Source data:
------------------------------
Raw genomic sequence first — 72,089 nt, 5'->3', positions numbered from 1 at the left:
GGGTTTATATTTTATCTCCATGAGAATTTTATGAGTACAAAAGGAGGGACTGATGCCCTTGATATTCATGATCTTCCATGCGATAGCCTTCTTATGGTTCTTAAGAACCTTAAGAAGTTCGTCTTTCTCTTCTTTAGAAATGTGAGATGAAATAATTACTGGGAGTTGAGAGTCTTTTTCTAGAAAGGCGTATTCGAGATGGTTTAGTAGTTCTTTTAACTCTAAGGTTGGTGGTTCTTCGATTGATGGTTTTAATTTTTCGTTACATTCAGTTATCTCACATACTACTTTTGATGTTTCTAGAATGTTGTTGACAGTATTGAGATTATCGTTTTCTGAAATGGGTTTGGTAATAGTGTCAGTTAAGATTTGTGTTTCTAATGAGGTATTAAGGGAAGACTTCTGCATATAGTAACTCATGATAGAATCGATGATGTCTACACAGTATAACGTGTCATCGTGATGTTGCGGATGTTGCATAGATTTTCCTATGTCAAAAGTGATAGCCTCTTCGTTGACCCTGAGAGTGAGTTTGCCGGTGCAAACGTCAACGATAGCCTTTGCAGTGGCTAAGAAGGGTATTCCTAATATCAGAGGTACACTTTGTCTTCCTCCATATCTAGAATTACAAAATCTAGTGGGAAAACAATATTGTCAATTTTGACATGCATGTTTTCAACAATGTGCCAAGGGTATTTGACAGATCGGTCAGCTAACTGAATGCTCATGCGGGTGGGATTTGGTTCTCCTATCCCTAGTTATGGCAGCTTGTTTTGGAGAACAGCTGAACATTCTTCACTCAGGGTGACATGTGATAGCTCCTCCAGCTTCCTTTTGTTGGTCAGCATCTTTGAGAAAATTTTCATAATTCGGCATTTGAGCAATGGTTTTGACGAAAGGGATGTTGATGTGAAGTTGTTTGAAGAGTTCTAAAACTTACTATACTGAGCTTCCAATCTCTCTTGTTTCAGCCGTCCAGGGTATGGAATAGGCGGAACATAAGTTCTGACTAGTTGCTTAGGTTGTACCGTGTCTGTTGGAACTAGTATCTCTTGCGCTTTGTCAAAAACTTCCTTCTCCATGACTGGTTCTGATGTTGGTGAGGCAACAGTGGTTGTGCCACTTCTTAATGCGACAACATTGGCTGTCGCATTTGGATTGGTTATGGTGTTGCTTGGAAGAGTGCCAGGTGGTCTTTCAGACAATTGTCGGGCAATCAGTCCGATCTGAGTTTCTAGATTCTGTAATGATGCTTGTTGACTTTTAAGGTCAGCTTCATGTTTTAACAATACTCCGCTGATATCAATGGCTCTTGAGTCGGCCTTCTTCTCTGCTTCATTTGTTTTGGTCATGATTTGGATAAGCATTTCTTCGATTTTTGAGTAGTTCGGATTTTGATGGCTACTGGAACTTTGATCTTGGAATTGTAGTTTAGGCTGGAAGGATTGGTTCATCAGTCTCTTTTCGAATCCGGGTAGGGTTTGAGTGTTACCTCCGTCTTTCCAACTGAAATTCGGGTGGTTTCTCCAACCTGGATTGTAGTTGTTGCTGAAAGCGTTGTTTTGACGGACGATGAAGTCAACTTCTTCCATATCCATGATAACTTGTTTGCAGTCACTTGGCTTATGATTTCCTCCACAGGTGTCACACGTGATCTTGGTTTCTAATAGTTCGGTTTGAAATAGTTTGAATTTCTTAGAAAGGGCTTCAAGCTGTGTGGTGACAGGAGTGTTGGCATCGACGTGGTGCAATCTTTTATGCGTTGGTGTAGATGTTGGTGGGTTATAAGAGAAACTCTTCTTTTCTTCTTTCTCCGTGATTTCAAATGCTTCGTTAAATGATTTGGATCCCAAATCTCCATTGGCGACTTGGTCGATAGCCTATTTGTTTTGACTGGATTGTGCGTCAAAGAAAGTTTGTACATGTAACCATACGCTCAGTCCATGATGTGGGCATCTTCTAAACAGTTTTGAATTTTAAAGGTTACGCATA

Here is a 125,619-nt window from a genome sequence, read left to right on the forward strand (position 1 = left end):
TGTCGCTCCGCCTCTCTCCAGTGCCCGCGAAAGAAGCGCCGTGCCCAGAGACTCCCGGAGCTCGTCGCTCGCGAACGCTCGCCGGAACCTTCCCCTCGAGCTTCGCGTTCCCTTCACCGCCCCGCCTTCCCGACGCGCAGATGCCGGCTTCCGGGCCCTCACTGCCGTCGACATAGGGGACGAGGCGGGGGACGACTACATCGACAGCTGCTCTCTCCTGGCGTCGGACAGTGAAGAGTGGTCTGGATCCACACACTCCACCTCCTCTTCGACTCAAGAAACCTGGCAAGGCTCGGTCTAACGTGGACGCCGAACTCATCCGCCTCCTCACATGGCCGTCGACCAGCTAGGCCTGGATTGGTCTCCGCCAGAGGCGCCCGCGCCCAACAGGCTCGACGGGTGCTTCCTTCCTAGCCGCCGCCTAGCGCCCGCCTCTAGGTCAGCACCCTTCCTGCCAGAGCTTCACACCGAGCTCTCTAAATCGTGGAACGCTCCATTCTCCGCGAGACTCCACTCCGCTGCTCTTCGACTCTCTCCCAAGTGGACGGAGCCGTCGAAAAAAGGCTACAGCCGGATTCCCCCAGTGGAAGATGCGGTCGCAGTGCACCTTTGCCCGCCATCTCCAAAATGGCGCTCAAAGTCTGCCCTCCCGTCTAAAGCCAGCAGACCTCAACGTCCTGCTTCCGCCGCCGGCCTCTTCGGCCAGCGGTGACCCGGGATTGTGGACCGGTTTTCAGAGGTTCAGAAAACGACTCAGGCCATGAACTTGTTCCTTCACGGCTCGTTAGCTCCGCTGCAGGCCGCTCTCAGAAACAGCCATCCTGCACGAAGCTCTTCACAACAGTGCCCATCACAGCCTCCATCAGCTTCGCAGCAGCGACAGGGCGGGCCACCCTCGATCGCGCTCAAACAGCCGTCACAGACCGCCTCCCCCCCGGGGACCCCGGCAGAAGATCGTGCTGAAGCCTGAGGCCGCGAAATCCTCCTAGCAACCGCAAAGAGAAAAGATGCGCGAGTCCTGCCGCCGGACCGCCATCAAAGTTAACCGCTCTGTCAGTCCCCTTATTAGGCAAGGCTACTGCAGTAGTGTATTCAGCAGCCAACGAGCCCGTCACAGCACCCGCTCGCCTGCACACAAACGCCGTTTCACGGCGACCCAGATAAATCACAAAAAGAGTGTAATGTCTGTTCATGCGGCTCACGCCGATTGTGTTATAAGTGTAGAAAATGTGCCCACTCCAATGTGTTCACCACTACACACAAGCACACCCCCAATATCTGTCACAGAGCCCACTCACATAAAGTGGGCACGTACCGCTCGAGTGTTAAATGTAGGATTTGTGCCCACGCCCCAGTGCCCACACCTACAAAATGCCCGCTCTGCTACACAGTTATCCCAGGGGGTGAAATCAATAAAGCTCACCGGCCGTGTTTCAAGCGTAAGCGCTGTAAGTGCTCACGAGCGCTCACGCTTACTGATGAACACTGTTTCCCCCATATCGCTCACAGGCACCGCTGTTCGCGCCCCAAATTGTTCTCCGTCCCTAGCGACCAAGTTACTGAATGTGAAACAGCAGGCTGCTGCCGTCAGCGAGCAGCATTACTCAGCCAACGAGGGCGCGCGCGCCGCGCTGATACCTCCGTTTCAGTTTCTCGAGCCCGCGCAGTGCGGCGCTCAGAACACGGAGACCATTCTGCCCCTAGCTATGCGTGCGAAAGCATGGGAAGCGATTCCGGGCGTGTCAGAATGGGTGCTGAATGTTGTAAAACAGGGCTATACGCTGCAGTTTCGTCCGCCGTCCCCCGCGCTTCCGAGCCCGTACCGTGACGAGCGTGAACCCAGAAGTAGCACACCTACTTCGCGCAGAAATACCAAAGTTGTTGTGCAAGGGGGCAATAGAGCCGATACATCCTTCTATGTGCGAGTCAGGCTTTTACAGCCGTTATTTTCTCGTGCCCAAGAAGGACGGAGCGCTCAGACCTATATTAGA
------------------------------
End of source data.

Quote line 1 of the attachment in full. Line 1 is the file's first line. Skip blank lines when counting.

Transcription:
Raw genomic sequence first — 72,089 nt, 5'->3', positions numbered from 1 at the left: